Lawmakers are considering changing the way many used cars are taxed when they are purchased, a move that dealers say could add an average of $300 to a customer’s costs.
A financial accounting of House Bill 327, which passed the chamber last year in another measure but stalled in the Georgia Senate, estimated it would increase state and local taxes by $162 million to $178 million next year if it becomes law.
“It is a tax increase for a majority of people working paycheck to paycheck who just can’t afford it,” said Paul John, the CEO of the Georgia Independent Automobile Dealers Association, which represents used-car dealers.
While the aim of the bill sponsored by state Rep. Shaw Blackmon, R-Bonaire, is to standardize the taxing of car sales and eliminate scams by some Georgians selling used cars, the battle pits two political heavyweights in Georgia politics: the new- and used-car dealers’ lobbies.
Some new-car dealers also sell used cars, but their association backs Blackmon’s bill.
Ben Jordan, a lobbyist for the group, called it “an improvement in tax policy.”
House Ways and Means Chairman Jay Powell, R-Camilla, said, “This is a system that treats new-car dealers and used-car dealers the same.”
Under the bill, used-cars buyers would be charged the 7 percent motor vehicle fee on the sales price of the car or truck sold by a dealer or the book value, whichever is higher. Typically, the sales price is higher.
New cars are currently taxed based on sales price, whereas used cars are taxed at the lower book value.
So, if somebody buys a used car for $10,000 and owes the 7 percent tax, but the state book value on the vehicle is $8,000, that person pays the taxes on the $8,000, not on what he or she paid for it. The difference in taxes would be $140 in that scenario.
The fight comes out of changes lawmakers made in 2012 when they eliminated the “birthday tax” — or property taxes — on cars after Georgians buy them. That legislation eliminated sales taxes as well, replacing them with a new title fee. The car dealers’ lobbies had been working to change the system for decades. But new-car dealers weren’t pleased that their customers would pay the fee based on the higher formula while used-car dealers’ customers could use the book value.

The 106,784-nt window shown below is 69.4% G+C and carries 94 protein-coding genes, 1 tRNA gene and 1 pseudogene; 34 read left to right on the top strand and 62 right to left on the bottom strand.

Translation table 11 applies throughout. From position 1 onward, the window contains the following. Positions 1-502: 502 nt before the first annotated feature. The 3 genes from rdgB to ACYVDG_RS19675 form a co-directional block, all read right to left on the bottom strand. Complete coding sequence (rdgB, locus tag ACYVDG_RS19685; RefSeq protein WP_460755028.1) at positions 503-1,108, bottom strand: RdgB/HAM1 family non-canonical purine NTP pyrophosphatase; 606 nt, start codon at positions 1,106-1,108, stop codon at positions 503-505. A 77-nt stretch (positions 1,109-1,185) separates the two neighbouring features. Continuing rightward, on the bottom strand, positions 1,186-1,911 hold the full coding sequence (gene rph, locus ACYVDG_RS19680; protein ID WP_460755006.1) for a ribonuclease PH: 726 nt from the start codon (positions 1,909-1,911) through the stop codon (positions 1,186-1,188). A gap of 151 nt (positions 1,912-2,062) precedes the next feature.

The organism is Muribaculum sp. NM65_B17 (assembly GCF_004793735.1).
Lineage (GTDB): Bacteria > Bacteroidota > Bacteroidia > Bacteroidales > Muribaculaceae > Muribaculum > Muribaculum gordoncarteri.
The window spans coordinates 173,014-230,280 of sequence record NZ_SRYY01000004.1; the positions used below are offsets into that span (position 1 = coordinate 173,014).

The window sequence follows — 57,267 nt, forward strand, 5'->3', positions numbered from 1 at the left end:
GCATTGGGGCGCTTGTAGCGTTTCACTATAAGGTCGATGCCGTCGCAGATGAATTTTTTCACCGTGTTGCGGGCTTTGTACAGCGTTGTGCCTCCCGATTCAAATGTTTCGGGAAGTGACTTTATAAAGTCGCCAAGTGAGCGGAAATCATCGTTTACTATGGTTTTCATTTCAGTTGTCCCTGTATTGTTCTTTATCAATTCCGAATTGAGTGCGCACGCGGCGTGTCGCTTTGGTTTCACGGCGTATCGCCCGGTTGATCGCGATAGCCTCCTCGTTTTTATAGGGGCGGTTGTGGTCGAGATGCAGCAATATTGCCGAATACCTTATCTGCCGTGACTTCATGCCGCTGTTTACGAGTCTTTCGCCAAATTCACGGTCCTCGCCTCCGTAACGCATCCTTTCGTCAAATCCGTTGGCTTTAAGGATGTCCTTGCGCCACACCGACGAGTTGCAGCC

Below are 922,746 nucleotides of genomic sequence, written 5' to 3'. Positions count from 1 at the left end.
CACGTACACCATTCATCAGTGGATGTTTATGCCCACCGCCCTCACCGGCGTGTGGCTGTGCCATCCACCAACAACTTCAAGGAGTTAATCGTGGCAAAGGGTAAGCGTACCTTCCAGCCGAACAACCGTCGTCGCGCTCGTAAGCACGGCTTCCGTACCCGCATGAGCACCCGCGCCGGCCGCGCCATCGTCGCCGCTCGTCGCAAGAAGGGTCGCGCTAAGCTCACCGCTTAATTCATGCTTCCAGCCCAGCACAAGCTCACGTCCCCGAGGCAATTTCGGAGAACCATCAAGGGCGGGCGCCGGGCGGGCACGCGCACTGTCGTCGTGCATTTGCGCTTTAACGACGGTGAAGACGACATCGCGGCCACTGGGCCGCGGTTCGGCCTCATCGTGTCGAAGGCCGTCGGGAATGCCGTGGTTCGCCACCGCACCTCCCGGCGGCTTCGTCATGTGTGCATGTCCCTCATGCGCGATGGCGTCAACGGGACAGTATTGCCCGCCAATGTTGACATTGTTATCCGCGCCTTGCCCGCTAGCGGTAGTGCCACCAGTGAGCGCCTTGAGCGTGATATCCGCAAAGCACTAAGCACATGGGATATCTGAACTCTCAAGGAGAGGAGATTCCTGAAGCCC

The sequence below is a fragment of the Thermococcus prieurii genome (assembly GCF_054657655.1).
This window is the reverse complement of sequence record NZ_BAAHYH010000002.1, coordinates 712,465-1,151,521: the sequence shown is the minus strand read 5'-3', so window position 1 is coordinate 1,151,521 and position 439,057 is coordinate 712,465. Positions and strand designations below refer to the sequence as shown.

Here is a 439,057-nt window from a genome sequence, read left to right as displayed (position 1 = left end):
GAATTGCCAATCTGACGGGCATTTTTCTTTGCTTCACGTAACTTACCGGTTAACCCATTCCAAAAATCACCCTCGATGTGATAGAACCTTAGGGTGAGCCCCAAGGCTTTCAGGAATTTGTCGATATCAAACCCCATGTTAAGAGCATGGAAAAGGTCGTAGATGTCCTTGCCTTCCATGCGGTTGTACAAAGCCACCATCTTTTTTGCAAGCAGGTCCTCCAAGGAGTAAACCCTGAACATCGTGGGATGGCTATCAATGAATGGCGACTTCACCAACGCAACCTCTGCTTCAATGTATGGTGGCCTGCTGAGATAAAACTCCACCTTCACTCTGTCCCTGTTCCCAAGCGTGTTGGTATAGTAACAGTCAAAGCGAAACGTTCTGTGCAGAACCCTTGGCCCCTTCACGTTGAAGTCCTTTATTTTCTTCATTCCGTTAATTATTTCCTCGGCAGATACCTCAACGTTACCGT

People and businesses moving to Georgia and bringing cars here also complained that they had to pay the new title fee as if they were buying their cars anew.
“As in any good legislation, there were unintended consequences,” Blackmon said.
He said his legislation lowers the so-called “welcome to Georgia” title tax to 4 percent of a car’s value.
However, as Tuesday’s initial subcommittee meeting on the bill showed, the positions of the two car dealers’ lobbies on other parts of the bill haven’t changed from last year.
Lee Cavender, a used-car dealer from Gainesville, said the current system works well. Each year since the 2012 bill was passed, he said, used-car sales, and title revenue, have increased.
“I don’t understand why the change,” he said. “It’s good for consumers. Right now the system works.”
But state Rep. David Knight, R-Griffin, a member of the House Ways and Means Committee, said lawmakers never intended to create a system where new-car buyers paid differently than used-car buyers.
“I don’t think we were saying we are going to tax a new car more than a used car,” he said.
Both sides in the battle are traditionally active campaign donors and frequently wine and dine lawmakers.
The new-car dealer’s lobby, for instance, has donated nearly $1 million to candidates since 2006, according to campaign reports. That includes about $31,000 to Lt. Gov. Casey Cagle, the Senate’s president and a leading candidate for governor.
The new-car dealers’ political action committee gave $75,000 to state candidates in the final three months of 2017.
In the months leading up to last year’s legislative session, car dealers — both new and used — also gave about $100,000 to a PAC set up by Cagle’s political team.
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